Defiant O’Donnells vow to be living in Gorse Hill next year

‘We are just not going to be pushed around’ says Blake O’Donnell of battle with bank

Blake O’Donnell, whose family is fighting eviction from Gorse Hill in Killiney, has said he is confident they will still be living in their south Dublin home next year.

Days after the Court of Appeal ordered them to move out by the end of the month, the solicitor said his family had resolved not to be "bullied" by Bank of Ireland which is attempting to secure the property in lieu of debts amounting to €71.5 million.

Mr O’Donnell likened the family’s five-year legal battle to a “warzone” and said they would defend their rights under the Constitution and the European Convention on Human Rights.

Last Wednesday, the Court of Appeal ordered the O'Donnells to leave the Vico Road, Killiney home within two weeks, allowing them time to assess whether a further appeal to the Supreme Court is possible.

Mr O'Donnell said his family had been left with little option but to fight the bank and would continue to do so. "I do think we will be living in Gorse Hill next year otherwise we wouldn't be taking our cases," he said in an interview with Marian Finucane on RTÉ radio. "The legal system is a long road. It's very labour intensive and very paper intensive and you have to take each step at a time.

“We have resolved as a family that we are not going to be bullied, that’s basically it. If the bank wants to get judgement against us, bankrupt us, throw us out of our house, their paperwork has to be right and I’m afraid it isn’t right.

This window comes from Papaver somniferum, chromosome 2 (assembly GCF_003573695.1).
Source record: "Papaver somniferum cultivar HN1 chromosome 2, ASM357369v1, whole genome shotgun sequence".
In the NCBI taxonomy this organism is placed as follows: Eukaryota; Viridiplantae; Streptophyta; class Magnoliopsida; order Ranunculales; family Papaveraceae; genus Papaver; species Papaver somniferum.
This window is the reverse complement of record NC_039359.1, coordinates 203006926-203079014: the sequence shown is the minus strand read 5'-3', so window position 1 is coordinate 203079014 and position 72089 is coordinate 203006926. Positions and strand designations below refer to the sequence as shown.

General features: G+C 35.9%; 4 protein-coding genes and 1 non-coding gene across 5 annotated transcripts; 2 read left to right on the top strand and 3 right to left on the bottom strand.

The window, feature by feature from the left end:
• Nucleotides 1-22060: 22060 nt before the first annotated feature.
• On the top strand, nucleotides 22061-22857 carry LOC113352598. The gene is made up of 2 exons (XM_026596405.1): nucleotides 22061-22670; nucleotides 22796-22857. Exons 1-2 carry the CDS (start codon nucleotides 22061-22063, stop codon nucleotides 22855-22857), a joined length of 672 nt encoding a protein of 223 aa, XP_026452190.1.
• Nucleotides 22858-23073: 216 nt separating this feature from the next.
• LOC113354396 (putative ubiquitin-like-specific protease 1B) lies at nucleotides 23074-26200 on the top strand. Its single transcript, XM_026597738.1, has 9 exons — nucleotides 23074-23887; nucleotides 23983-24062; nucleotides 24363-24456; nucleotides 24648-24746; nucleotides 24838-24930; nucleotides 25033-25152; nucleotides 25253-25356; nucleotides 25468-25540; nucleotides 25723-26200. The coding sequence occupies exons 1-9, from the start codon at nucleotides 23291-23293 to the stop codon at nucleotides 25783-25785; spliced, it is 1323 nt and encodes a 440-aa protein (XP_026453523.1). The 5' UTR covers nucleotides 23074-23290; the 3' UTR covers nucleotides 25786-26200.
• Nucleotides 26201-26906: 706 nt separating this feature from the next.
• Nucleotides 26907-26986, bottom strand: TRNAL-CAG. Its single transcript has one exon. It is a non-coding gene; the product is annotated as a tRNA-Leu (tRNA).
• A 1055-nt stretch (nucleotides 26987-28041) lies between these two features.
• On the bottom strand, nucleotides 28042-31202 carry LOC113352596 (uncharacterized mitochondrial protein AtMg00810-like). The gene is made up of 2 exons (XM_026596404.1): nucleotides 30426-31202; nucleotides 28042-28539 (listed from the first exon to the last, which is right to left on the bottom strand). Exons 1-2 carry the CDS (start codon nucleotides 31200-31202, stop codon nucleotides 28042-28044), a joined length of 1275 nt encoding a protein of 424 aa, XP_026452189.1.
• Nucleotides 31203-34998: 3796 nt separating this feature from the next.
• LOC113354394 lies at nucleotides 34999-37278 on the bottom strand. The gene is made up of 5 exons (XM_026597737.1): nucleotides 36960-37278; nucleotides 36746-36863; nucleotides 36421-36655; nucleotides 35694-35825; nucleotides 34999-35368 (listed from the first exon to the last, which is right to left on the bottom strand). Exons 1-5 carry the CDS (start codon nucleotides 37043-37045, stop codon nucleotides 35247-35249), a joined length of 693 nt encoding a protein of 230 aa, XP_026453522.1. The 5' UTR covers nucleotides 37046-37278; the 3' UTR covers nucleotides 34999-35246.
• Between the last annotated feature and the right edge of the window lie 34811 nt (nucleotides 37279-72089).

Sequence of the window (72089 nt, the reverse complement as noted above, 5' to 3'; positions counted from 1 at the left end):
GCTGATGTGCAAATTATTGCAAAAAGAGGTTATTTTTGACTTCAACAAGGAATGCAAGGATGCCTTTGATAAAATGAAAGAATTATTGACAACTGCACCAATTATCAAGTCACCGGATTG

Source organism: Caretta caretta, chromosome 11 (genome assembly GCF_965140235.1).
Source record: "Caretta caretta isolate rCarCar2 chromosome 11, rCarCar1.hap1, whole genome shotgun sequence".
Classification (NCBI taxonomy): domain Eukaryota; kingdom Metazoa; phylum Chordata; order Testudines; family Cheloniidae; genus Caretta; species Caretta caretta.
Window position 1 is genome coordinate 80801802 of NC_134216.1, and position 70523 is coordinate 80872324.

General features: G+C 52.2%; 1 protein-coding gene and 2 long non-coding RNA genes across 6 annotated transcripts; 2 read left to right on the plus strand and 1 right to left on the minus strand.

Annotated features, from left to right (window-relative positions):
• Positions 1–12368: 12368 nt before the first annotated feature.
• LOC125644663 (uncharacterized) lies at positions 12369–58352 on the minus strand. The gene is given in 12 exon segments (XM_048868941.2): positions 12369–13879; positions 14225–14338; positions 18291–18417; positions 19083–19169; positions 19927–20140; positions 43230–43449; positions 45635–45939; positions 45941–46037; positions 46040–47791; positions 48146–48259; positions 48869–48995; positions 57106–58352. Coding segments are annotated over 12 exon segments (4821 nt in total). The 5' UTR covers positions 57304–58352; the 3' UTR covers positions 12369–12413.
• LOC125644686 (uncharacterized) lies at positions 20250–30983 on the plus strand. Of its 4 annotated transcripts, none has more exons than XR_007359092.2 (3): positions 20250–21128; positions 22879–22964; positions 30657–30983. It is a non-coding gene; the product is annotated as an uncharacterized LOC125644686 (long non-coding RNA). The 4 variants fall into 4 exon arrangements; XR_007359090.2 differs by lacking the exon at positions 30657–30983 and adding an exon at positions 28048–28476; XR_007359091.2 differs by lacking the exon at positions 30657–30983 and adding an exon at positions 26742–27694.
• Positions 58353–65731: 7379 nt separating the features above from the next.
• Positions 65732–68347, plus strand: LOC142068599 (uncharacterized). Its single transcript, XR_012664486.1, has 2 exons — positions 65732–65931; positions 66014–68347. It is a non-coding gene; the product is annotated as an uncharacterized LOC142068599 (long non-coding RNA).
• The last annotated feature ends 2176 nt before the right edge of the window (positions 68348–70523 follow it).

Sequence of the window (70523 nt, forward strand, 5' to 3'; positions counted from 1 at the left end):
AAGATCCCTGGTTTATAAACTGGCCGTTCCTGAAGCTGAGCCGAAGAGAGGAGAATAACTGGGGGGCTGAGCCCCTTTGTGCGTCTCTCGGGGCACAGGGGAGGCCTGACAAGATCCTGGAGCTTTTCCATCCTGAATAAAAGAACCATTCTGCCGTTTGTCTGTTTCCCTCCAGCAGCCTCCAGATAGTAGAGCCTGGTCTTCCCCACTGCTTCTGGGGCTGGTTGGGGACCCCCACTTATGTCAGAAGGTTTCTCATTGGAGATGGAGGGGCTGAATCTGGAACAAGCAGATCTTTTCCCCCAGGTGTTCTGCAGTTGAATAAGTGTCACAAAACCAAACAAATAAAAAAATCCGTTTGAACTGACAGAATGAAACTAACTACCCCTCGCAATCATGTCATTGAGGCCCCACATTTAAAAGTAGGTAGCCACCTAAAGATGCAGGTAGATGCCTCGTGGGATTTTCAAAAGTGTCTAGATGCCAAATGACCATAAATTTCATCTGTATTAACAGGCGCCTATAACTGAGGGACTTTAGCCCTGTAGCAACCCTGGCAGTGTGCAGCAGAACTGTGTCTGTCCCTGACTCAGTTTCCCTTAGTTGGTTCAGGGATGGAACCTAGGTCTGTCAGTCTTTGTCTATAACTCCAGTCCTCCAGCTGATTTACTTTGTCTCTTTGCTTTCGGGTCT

“We are going to defend our position and our rights under the law and under the Constitution and under the European Convention of Human Rights and we are just not going to be pushed around.”

In dismissing the O’Donnell appeal this week, the three judge court ruled Bank of Ireland had made its case the O’Donnells had no right of residence in the house which was use used as security on the couple’s debts.

It said the bank had made a strong case against the Isle of Man company Vico, which the Supreme Court had previously ruled owns Gorse Hill, and that the bank's receiver Tom Kavanagh was entitled to possession of the property once Vico's entitlement came to an end.

Mr O’Donnell was asked in the interview if there was ever a time to consider getting on with their lives away from the legal quagmire, to which he said: “How are we meant to get on with our lives when the bank won’t speak with us? We have written letters to the bank asking for meetings trying to sort these difficulties out.

"It's extremely childish. They can't sit down at a table like adults and try to sort this dispute out, they prefer to pay senior counsel to shout in the High Court instead."

He agreed his family had been selected by the bank to be made an example of, saying there were others who owed far more who were not being “dragged backwards” through the courts.

“[MY FATHER] wasn’t systemically important to the scene in Dublin. He wasn’t in one of the top five law firms; he wasn’t in any of the major banks; he wasn’t a major developer,” he said.

“They thought he was a soft target, a bit of a gentleman maybe. And they could push him around. And they probably underestimated him a bit.”